Locked behind iron prison bars on death row for 4,887 days, Glen “Ed” Chapman knew he was innocent, but no one would listen. Chapman lost 14 years of his life in a jail cell for two murders he was wrongly convicted of.
Monday night, the Elon University Innocence Project brought Chapman to speak at the Elon University Law School about his ordeal.
Chapman was convicted in 1994 of the murders of Betty Jean Ramseur and Tenene Yvette Conley in Hickory, N.C.
When the sentence was read, “a cold chill ran down my body,” Chapman said. “I thought, somebody help me, somebody help me, but there was nobody there,” he said. “I just wanted to throw in the towel.”
When Chapman thought there was nothing left for him, he said he received support from his fellow inmates who encouraged him to keep fighting. He started studying his case and sent approximately 5,000 letters while in jail.
“You’ve got to have something to occupy your mind,” Chapman said.
In November 2007, Chapman was awarded a new trial when it was discovered that detectives had withheld evidence that pointed to Chapman’s innocence.
On April 2, 2008, the district attorney dismissed both charges and Chapman was released from prison with 10-minutes notice.
Then came the hard part: living on the outside. Chapman missed his grandmother’s funeral. He missed his mother’s funeral. And he missed watching his two sons, now ages 20 and 17, grow up.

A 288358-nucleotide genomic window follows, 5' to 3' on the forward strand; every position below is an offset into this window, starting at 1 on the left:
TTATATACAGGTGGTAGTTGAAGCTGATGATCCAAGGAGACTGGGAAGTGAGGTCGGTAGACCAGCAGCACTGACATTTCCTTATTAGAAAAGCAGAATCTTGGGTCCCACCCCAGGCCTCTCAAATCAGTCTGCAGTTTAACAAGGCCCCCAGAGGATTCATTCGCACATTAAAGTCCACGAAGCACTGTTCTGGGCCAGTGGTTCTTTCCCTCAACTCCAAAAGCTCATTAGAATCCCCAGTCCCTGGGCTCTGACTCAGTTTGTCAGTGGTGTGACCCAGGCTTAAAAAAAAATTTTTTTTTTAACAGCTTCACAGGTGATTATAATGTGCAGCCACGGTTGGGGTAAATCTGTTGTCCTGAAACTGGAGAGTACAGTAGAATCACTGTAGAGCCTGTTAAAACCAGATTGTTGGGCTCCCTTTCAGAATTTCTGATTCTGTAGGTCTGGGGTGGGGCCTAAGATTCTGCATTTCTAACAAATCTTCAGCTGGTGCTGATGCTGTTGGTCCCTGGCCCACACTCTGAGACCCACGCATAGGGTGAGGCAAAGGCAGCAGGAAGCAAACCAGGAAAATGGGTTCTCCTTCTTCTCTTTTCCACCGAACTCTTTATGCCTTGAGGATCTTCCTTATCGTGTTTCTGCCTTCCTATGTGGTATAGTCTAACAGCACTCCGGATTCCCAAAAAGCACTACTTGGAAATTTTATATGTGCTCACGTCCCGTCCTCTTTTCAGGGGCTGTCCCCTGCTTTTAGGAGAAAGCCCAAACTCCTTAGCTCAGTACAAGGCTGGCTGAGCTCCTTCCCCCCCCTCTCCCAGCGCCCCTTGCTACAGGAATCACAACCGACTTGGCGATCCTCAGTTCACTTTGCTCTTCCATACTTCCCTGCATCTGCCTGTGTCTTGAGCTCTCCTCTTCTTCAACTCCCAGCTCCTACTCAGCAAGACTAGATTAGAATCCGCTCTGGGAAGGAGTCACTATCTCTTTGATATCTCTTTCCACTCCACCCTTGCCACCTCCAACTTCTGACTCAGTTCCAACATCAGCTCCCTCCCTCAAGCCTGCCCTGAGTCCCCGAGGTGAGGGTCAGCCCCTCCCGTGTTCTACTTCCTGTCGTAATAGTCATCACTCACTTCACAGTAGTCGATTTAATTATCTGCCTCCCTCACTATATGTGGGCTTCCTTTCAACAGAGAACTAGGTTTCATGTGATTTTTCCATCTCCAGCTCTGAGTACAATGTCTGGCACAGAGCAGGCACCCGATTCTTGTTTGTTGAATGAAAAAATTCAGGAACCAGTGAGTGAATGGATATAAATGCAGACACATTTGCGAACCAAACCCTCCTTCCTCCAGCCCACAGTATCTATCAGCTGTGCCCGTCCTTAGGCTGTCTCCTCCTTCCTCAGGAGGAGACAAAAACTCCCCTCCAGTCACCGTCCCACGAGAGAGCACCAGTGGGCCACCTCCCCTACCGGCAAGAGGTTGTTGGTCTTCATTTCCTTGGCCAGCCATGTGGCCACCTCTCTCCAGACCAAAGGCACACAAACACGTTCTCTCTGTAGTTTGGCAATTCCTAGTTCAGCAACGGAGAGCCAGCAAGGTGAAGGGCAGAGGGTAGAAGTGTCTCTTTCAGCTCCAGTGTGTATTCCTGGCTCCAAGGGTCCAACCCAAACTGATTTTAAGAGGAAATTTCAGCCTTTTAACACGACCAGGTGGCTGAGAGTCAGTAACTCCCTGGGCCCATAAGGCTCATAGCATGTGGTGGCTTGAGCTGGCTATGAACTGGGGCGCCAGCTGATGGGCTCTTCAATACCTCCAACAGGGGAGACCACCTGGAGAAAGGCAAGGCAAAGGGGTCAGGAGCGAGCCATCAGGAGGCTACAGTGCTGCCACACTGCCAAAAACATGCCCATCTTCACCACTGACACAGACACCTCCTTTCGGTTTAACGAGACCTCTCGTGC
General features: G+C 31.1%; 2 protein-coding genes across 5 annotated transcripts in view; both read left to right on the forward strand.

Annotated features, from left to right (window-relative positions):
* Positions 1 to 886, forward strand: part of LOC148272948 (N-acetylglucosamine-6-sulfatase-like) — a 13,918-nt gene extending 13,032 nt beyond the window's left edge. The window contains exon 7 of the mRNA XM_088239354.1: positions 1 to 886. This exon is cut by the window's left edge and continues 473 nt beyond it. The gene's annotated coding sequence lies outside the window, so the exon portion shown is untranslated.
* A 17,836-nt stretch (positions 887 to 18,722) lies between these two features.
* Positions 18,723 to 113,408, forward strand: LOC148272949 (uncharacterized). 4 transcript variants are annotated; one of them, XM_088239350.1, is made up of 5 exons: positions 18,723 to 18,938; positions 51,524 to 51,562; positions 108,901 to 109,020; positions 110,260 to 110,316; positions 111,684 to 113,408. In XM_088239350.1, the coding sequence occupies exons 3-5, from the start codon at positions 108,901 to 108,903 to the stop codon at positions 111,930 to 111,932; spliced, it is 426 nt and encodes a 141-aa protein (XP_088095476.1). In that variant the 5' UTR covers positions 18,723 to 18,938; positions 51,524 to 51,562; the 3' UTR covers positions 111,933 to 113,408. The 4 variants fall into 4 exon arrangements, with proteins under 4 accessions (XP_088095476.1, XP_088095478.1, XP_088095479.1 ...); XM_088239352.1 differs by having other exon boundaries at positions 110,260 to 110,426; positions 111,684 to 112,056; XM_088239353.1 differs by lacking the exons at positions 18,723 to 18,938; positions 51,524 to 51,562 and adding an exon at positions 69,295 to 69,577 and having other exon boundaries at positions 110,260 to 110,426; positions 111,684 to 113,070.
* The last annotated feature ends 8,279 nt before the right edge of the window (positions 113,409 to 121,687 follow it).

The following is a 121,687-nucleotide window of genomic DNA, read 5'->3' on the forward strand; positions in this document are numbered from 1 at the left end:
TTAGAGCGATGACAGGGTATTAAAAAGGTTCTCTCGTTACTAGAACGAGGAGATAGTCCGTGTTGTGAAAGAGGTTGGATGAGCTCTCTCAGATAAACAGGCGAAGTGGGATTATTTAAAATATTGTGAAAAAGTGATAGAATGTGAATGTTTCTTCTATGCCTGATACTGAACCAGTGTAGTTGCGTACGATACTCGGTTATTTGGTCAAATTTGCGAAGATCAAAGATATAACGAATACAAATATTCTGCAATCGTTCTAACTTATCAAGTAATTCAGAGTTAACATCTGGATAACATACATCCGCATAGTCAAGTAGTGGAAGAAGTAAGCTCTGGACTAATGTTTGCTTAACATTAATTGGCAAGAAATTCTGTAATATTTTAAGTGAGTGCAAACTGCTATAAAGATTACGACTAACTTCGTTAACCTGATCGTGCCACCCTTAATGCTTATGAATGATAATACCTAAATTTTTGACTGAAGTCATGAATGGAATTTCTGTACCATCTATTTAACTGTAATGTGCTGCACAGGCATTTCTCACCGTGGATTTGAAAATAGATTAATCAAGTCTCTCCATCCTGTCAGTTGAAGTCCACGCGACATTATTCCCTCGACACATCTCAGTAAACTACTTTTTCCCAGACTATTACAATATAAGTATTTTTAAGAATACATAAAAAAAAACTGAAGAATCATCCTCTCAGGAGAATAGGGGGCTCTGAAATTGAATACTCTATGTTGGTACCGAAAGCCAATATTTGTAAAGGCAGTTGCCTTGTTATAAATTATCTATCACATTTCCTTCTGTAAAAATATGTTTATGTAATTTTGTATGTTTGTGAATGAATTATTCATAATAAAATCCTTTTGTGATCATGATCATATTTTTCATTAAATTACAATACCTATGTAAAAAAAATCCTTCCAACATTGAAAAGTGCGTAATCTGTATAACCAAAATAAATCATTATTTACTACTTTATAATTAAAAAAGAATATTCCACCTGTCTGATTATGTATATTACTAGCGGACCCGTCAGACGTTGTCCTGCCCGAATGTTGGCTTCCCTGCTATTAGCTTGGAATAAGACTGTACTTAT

Chapman was joined for the presentation by mitigation specialist Pamela Laughon, associate professor of psychology at UNC Asheville, who worked for five years toward Chapman’s release.
“It took me about 75 interviews and a couple of years to come to the conclusion that Ed was innocent,” Laughon said.
After realizing his innocence, Laughon printed a copy of his mug shot, wrote “Free Chapman” across it, posted it to her office door and committed herself to obtaining his freedom.
“It’s easy when we are working on the cases to forget that there are actual people behind the files,” Elon Innocence Project President Jenny Ruby said. “By bringing in a speaker who spent so many years in prison and then (was) released, it shows us that the work we are doing is important and can make a difference.”
For further information of innocence projects in the USA see the North Carolina Center on Actual Innocence website